(The opinions expressed here are those of the author, a columnist for Reuters.)
By John Wasik
CHICAGO, July 14 (Reuters) - Credit the booming stock market as a partial catalyst for a surge in mergers and acquisitions, which are up almost 73 percent from the same period a year ago.
In the first six months of this year alone, companies have announced deals worth nearly $2 trillion, a seven-year high. But if you want to get a piece of the action as an investor, you’re best off betting on the banks that have a hand in arranging or advising the mergers - or an even larger pool of stocks. The mutual funds that specialize in this activity are poor performers.
One of the oldest and largest funds in this niche is the Merger Fund, which manages nearly $6 billion. Over the past 12 months through July 11, the fund has returned 5.5 percent, which lags the broader S&P 500 index by more than 14 percentage points.
While the margin of underperformance to the S&P Index is 16 points over the past half-decade, the Merger Fund shows a slight advantage over the index over the past 15 years, with an annualized return of 4.5 percent.
The Merger Fund’s largest holdings include some recent merger candidates such as Omnicon Group Inc, Time Warner Cable Inc and T-Mobile US Inc. Like most of the funds in this category, the Merger Fund is expensive to hold, costing 1.26 percent for annual expenses plus a 0.17 percent 12b-1 charge and transaction expenses.
A similar vehicle is the Arbitrage Fund, up about 2 percent for the past 12 months and has roughly averaged 2 percent performance for the past five years. The Arbitrage Fund is even more expensive than the Merger Fund, charging 1.45 percent in management expenses and a 0.25 percent 12b-1 fee.
Of the four largest funds in the merger category, none has come close to beating the S&P 500 Index in recent years, so you should consider a more passive, indirect strategy.
The problem with owning a merger/arbitrage fund is that its managers only focus on a handful of companies. What if the companies picked by the managers don’t merge? What if the market doesn’t bid up the price of the targeted company?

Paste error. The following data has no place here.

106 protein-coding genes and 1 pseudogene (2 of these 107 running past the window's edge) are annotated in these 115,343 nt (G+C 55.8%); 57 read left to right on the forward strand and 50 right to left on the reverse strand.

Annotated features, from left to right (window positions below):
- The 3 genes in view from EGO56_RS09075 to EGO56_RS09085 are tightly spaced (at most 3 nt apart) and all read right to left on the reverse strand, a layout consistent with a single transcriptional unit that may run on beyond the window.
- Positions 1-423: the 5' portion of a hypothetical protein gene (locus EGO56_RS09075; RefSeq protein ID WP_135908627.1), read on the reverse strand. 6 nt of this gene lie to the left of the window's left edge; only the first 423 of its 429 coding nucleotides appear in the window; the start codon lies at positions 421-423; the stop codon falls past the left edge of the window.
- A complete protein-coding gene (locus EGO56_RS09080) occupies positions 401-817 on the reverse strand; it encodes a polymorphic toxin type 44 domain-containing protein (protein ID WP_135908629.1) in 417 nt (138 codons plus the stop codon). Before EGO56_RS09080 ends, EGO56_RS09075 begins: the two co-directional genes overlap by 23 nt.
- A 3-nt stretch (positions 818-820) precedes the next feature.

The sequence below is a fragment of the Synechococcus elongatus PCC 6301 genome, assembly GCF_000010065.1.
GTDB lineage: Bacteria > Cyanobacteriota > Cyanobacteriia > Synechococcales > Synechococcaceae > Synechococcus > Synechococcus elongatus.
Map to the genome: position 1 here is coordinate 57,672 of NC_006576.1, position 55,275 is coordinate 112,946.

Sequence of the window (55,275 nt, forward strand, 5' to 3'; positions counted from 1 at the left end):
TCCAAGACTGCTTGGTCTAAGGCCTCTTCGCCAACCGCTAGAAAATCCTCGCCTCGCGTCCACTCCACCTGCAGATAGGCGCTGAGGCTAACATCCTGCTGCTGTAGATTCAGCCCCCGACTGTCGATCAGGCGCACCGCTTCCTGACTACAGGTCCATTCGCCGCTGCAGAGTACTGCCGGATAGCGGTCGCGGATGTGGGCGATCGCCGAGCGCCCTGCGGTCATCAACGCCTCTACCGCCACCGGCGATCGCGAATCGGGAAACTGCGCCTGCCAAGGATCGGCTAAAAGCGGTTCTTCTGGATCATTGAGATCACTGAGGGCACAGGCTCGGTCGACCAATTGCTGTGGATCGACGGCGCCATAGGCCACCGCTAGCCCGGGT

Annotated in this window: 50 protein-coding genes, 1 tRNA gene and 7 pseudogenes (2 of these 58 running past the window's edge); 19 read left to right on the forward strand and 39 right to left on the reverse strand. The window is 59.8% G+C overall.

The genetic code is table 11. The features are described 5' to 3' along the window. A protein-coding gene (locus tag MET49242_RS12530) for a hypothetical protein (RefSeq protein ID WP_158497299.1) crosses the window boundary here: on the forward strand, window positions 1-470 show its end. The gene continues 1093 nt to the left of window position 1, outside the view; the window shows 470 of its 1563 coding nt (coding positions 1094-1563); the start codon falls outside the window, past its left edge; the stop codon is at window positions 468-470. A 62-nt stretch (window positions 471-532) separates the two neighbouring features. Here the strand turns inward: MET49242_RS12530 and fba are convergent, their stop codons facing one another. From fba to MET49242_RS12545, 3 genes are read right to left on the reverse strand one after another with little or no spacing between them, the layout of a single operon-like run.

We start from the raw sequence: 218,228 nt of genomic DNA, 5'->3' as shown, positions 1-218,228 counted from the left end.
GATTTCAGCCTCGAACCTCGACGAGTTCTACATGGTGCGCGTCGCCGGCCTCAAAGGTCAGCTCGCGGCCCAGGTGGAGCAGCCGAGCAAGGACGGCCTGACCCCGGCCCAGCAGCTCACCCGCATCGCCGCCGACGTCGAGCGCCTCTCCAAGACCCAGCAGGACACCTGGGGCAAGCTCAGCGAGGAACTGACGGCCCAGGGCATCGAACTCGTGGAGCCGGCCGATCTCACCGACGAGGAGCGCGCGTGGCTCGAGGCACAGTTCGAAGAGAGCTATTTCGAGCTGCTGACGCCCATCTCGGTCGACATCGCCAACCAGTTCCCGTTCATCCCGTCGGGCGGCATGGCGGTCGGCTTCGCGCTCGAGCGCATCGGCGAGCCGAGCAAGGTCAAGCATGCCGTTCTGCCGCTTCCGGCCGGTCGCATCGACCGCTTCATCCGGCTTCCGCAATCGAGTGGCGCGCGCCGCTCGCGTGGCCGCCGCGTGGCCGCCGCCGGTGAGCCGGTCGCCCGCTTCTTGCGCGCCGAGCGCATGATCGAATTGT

Many proposed deals fizzle when both sides can’t make the deal work, and some take a long time to complete. Major deals still pending include AT&T Inc and DirectTV Group, and Comcast Corp and Time Warner Cable.
Deals can blow up as well. The proposed $35 billion union of Publicis Groupe SA and Omnicom would have created one of the largest advertising firms in the world, but collapsed after several months of negotiations.
When nothing happens, the fund managers can end up holding a stock that doesn’t rise at all or drops in value.
A more profitable strategy is a roundabout way of playing the merger-acquisition game. Instead of picking potential winners, just pick a handful of investment banks doing the most deals when the merger climate is hot. They profit handsomely from setting up these corporate marriages.
To zero in on the biggest background players in mergers and acquisitions, target the top five elite investment banks doing the bulk of the deals. This group would include Goldman Sachs Group Inc, Morgan Stanley, Bank of America Corp (Merrill Lynch), Citigroup Inc and JP Morgan Chase & Co.
Rather than concentrate your holdings in these stocks, you could find most of them in a financial services index exchange-traded fund like the Financial Select Sector SPDR ETF . The fund is up 14 percent for the 12 months through July 11 and charges only 0.16 percent for annual expenses.
Better yet, cast an even wider net that would capture nearly all of the public companies that might be merger or acquisition candidates. Consider a total market fund such as the Vanguard Total Stock market ETF, which holds nearly the entire U.S. stock market and charges you 0.05 percent annually.
Virtually reflecting the performance of the U.S. stock market as a whole, the Vanguard fund is up nearly 20 percent for the 12 months through July 11. Although finding a fund manager who can score big on a merger or acquisition is always appealing, that manager is always looking for a relatively small fish in a huge pond. It's better to fish the entire pond. (Follow us @ReutersMoney or here; Editing by Beth Pinsker and Nick Zieminski)